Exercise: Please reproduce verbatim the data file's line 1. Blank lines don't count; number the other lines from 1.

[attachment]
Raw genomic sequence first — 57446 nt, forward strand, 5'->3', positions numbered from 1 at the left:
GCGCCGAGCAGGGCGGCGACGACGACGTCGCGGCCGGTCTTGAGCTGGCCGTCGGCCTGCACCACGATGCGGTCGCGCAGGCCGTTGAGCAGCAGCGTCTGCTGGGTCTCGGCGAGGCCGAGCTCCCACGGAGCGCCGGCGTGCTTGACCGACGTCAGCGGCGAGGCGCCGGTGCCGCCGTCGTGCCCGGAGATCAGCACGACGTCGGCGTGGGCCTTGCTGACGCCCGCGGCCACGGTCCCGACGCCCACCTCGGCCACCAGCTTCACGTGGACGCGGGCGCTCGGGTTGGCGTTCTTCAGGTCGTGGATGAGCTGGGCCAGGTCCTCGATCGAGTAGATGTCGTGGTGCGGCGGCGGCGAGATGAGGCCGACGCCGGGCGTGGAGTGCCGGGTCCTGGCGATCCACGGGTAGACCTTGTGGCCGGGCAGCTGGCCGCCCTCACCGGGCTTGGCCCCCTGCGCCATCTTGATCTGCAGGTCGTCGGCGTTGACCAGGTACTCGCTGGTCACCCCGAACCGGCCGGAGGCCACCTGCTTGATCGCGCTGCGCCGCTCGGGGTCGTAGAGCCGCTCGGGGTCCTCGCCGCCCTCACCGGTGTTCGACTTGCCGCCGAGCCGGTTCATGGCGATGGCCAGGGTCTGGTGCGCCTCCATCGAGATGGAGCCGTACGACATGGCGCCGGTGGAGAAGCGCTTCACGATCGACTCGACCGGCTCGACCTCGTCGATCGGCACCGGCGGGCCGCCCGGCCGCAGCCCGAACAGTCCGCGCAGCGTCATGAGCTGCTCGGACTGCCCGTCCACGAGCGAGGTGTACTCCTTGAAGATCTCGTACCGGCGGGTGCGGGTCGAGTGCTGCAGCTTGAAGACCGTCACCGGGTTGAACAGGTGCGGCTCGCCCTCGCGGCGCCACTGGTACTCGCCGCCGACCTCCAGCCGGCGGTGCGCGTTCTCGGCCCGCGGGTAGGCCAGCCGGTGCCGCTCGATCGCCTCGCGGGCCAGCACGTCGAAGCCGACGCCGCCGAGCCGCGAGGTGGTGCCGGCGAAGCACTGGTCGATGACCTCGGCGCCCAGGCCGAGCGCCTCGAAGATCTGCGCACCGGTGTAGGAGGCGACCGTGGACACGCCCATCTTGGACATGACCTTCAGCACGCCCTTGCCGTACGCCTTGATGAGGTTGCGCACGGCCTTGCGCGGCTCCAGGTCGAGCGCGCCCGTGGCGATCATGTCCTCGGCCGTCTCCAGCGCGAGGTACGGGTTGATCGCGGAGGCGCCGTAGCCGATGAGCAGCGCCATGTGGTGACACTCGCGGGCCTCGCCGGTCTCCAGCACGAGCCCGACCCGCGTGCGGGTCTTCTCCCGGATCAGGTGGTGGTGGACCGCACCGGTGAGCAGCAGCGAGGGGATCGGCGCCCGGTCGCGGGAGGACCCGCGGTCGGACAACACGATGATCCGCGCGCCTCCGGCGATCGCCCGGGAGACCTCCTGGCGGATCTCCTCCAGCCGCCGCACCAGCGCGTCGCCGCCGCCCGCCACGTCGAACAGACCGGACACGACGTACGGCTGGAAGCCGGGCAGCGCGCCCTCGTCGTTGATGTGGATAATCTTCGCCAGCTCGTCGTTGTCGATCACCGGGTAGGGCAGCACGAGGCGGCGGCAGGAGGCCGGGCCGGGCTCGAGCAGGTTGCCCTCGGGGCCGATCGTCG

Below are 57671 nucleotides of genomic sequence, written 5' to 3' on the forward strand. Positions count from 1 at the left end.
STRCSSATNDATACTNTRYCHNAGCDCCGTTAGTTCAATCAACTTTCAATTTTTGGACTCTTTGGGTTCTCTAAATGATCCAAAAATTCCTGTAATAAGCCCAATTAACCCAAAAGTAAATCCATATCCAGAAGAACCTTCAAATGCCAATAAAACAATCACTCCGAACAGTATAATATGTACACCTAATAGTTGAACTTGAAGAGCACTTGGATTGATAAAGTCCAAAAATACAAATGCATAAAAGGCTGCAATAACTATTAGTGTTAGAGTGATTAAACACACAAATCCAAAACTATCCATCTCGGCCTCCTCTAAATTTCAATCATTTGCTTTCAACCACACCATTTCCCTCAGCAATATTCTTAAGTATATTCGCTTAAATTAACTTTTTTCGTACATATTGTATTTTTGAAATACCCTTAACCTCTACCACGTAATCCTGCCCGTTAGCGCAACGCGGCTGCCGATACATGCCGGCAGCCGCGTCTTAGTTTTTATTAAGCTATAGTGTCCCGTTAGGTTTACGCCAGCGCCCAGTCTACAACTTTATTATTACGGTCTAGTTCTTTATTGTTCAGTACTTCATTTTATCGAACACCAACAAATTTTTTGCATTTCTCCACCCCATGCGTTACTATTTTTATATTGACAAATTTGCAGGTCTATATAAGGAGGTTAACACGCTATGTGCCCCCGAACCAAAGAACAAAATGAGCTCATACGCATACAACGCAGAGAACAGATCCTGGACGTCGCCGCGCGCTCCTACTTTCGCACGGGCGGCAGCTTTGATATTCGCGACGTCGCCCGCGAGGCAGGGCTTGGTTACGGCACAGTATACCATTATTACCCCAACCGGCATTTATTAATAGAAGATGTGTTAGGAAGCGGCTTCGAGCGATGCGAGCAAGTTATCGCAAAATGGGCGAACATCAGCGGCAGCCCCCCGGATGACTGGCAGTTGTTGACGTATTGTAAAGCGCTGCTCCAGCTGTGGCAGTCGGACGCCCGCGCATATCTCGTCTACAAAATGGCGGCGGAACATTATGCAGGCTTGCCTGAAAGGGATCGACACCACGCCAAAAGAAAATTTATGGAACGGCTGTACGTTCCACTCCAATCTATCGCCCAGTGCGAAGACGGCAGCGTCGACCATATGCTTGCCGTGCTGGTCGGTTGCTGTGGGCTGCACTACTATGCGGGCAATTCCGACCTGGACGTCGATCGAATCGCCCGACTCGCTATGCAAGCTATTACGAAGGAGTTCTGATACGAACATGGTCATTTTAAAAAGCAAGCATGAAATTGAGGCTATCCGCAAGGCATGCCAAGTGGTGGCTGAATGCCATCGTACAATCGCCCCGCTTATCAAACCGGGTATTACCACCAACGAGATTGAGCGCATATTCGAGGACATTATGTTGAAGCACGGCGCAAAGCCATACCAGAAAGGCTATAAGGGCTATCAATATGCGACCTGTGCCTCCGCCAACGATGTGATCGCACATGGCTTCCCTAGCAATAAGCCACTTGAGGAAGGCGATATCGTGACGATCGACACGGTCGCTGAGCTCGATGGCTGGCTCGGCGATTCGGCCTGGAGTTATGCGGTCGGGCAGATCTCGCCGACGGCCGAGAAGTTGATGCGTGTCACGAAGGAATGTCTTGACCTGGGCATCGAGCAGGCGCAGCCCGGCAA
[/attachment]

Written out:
Raw genomic sequence first — 57446 nt, forward strand, 5'->3', positions numbered from 1 at the left: